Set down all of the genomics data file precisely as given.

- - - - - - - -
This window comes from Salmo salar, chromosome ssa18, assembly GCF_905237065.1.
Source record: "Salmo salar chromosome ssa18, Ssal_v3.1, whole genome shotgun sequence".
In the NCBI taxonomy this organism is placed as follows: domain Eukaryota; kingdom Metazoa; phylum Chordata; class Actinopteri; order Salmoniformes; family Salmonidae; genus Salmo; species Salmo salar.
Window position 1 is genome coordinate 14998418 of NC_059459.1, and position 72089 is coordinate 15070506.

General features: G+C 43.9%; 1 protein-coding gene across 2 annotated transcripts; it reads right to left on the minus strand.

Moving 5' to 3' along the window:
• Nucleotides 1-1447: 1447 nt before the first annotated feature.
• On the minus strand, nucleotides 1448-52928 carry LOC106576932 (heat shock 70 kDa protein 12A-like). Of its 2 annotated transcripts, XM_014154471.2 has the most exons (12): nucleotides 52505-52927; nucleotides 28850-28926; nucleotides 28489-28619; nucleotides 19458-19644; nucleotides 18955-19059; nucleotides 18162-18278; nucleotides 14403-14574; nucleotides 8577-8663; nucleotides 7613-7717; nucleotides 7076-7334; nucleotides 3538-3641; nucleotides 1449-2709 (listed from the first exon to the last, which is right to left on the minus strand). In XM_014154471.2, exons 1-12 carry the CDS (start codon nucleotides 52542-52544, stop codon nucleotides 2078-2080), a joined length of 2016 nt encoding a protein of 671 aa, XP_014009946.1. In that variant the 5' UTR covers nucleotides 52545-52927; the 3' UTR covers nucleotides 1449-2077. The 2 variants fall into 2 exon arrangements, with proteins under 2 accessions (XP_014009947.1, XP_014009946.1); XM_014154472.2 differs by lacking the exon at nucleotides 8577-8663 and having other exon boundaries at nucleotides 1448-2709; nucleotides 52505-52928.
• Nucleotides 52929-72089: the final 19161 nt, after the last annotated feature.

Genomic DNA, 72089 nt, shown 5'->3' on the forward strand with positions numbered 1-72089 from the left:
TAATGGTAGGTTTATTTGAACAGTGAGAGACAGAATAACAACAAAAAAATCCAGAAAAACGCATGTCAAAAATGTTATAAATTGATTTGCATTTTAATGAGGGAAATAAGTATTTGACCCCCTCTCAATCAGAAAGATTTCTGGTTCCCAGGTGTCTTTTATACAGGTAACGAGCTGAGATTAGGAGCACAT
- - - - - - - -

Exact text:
This window comes from Salmo salar, chromosome ssa18, assembly GCF_905237065.1.
Source record: "Salmo salar chromosome ssa18, Ssal_v3.1, whole genome shotgun sequence".
In the NCBI taxonomy this organism is placed as follows: domain Eukaryota; kingdom Metazoa; phylum Chordata; class Actinopteri; order Salmoniformes; family Salmonidae; genus Salmo; species Salmo salar.
Window position 1 is genome coordinate 14998418 of NC_059459.1, and position 72089 is coordinate 15070506.

General features: G+C 43.9%; 1 protein-coding gene across 2 annotated transcripts; it reads right to left on the minus strand.

Moving 5' to 3' along the window:
• Nucleotides 1-1447: 1447 nt before the first annotated feature.
• On the minus strand, nucleotides 1448-52928 carry LOC106576932 (heat shock 70 kDa protein 12A-like). Of its 2 annotated transcripts, XM_014154471.2 has the most exons (12): nucleotides 52505-52927; nucleotides 28850-28926; nucleotides 28489-28619; nucleotides 19458-19644; nucleotides 18955-19059; nucleotides 18162-18278; nucleotides 14403-14574; nucleotides 8577-8663; nucleotides 7613-7717; nucleotides 7076-7334; nucleotides 3538-3641; nucleotides 1449-2709 (listed from the first exon to the last, which is right to left on the minus strand). In XM_014154471.2, exons 1-12 carry the CDS (start codon nucleotides 52542-52544, stop codon nucleotides 2078-2080), a joined length of 2016 nt encoding a protein of 671 aa, XP_014009946.1. In that variant the 5' UTR covers nucleotides 52545-52927; the 3' UTR covers nucleotides 1449-2077. The 2 variants fall into 2 exon arrangements, with proteins under 2 accessions (XP_014009947.1, XP_014009946.1); XM_014154472.2 differs by lacking the exon at nucleotides 8577-8663 and having other exon boundaries at nucleotides 1448-2709; nucleotides 52505-52928.
• Nucleotides 52929-72089: the final 19161 nt, after the last annotated feature.

Genomic DNA, 72089 nt, shown 5'->3' on the forward strand with positions numbered 1-72089 from the left:
TAATGGTAGGTTTATTTGAACAGTGAGAGACAGAATAACAACAAAAAAATCCAGAAAAACGCATGTCAAAAATGTTATAAATTGATTTGCATTTTAATGAGGGAAATAAGTATTTGACCCCCTCTCAATCAGAAAGATTTCTGGTTCCCAGGTGTCTTTTATACAGGTAACGAGCTGAGATTAGGAGCACAT